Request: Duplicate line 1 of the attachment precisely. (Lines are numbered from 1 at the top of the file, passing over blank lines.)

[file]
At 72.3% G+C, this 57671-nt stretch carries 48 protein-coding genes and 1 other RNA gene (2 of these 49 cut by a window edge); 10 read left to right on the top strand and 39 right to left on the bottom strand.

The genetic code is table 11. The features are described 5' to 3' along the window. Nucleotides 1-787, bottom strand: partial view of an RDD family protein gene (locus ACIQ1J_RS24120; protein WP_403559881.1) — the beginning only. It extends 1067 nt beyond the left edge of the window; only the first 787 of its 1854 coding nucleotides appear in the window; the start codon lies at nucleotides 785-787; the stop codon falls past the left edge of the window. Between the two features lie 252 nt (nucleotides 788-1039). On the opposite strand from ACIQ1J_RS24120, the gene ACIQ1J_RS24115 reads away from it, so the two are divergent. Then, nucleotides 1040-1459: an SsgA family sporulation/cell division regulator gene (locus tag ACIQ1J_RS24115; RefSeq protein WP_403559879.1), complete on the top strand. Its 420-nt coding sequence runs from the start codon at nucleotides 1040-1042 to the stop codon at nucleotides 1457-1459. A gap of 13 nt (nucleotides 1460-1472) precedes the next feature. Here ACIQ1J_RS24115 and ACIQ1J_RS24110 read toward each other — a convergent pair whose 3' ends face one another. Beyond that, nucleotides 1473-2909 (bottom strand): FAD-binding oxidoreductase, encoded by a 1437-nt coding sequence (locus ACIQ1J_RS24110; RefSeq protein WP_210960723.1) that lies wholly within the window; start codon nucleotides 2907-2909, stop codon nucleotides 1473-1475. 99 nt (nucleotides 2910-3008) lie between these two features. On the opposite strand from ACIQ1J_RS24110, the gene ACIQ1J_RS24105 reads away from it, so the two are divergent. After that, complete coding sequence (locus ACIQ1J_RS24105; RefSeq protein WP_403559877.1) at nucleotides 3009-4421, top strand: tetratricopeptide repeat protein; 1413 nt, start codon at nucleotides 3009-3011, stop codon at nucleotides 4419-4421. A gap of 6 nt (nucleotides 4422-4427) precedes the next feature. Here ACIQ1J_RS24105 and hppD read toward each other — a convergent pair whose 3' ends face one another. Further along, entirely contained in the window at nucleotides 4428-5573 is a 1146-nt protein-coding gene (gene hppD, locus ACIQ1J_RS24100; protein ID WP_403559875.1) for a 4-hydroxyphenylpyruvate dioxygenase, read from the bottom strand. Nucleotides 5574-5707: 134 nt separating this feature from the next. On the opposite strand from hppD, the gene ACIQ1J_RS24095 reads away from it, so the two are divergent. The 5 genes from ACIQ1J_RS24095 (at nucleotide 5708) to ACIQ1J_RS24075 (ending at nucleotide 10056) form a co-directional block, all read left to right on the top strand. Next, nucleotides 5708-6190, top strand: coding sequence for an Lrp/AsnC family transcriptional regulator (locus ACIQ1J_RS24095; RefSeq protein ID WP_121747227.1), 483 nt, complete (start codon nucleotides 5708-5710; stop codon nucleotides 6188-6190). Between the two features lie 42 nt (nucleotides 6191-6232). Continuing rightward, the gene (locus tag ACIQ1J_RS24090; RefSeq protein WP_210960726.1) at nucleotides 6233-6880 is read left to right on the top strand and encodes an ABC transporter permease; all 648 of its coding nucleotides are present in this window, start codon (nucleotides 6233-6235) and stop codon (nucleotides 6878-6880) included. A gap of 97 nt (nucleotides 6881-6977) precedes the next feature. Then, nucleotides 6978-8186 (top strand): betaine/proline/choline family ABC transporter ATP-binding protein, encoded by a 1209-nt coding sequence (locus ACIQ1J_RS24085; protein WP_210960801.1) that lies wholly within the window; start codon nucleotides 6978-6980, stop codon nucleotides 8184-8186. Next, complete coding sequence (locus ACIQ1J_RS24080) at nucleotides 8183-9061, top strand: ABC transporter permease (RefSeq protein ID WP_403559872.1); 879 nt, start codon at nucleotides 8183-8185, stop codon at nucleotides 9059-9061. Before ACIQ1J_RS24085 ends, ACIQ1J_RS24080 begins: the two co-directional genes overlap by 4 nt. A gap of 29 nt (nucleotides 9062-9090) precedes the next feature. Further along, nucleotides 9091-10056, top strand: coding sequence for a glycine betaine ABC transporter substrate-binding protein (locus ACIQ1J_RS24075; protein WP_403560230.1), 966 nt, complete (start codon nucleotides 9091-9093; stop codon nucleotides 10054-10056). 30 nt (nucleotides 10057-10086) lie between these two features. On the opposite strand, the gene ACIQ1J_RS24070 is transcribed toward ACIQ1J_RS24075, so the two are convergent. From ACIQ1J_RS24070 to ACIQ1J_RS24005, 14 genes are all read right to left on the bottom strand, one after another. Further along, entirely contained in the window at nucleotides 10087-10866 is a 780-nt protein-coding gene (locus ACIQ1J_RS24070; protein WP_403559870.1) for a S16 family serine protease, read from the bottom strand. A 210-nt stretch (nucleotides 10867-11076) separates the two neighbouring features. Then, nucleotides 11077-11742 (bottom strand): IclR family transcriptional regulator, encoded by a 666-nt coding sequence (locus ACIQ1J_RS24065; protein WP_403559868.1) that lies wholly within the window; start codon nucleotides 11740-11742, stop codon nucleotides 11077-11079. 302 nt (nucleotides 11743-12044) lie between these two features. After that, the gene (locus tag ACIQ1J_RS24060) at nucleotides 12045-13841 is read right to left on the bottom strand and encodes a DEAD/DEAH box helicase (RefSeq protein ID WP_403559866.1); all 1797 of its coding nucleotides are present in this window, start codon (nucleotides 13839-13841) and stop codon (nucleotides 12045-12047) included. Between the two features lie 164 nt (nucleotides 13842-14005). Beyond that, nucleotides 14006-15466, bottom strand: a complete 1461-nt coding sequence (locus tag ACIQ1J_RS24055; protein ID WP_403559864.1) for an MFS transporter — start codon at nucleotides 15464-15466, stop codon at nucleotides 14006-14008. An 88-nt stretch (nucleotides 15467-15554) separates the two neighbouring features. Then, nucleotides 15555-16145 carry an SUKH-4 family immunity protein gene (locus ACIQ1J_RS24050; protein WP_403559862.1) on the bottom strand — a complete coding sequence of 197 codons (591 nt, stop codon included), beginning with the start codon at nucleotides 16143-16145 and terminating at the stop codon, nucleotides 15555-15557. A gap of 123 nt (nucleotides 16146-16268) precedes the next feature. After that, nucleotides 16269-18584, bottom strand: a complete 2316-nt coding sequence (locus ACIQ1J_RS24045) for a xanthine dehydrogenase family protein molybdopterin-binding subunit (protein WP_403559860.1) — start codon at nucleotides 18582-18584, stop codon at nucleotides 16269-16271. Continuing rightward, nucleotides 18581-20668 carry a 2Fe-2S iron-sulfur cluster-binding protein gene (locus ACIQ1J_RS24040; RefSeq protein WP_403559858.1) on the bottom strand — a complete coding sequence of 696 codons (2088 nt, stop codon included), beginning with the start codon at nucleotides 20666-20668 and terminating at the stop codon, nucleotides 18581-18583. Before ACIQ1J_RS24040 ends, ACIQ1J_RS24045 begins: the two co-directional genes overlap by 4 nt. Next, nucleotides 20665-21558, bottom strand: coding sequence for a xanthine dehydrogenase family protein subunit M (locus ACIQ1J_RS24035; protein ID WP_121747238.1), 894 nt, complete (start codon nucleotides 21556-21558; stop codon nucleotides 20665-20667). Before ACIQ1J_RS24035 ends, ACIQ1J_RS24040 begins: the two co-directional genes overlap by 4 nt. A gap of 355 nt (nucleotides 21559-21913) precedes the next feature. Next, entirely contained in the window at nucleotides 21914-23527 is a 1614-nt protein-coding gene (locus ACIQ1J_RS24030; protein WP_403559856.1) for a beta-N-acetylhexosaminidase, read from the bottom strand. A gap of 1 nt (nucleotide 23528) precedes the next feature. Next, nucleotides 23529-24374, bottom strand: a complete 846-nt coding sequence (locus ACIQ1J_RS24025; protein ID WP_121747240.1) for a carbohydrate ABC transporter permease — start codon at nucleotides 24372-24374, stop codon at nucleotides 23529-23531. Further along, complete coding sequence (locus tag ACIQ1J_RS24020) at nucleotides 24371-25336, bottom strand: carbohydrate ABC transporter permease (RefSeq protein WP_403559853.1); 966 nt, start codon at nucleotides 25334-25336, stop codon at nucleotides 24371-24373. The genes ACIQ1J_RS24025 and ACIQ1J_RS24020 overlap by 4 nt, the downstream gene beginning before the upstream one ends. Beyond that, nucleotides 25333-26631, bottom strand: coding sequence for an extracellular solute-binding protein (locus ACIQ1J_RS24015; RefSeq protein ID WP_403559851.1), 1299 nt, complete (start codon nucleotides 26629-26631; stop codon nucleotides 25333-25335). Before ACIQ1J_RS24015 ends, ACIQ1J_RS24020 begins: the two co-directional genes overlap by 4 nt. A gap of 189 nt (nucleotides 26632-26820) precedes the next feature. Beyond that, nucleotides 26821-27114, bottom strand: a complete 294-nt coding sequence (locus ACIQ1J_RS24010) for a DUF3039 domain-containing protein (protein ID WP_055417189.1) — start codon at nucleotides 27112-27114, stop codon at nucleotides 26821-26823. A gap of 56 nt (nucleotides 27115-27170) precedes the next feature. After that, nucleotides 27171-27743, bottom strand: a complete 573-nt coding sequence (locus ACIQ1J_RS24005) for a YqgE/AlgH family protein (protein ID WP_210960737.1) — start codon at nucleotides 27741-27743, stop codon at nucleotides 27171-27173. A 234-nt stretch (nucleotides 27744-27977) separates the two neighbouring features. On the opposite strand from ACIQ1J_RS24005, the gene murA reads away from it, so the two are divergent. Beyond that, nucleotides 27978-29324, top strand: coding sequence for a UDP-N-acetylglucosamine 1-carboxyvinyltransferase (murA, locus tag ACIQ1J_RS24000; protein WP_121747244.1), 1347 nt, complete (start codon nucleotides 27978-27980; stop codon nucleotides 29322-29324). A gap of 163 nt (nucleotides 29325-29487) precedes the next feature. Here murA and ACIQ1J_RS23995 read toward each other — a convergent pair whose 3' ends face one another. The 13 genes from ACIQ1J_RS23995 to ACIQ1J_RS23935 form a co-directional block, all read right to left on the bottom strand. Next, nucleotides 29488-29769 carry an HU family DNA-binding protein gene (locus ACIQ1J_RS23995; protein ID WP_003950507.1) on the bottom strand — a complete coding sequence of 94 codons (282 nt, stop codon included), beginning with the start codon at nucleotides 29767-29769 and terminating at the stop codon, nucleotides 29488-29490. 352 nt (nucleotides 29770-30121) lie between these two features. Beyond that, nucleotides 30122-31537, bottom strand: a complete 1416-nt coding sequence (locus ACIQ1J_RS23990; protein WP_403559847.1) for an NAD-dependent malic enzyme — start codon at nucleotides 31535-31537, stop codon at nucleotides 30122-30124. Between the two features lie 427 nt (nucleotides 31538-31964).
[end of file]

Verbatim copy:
At 72.3% G+C, this 57671-nt stretch carries 48 protein-coding genes and 1 other RNA gene (2 of these 49 cut by a window edge); 10 read left to right on the top strand and 39 right to left on the bottom strand.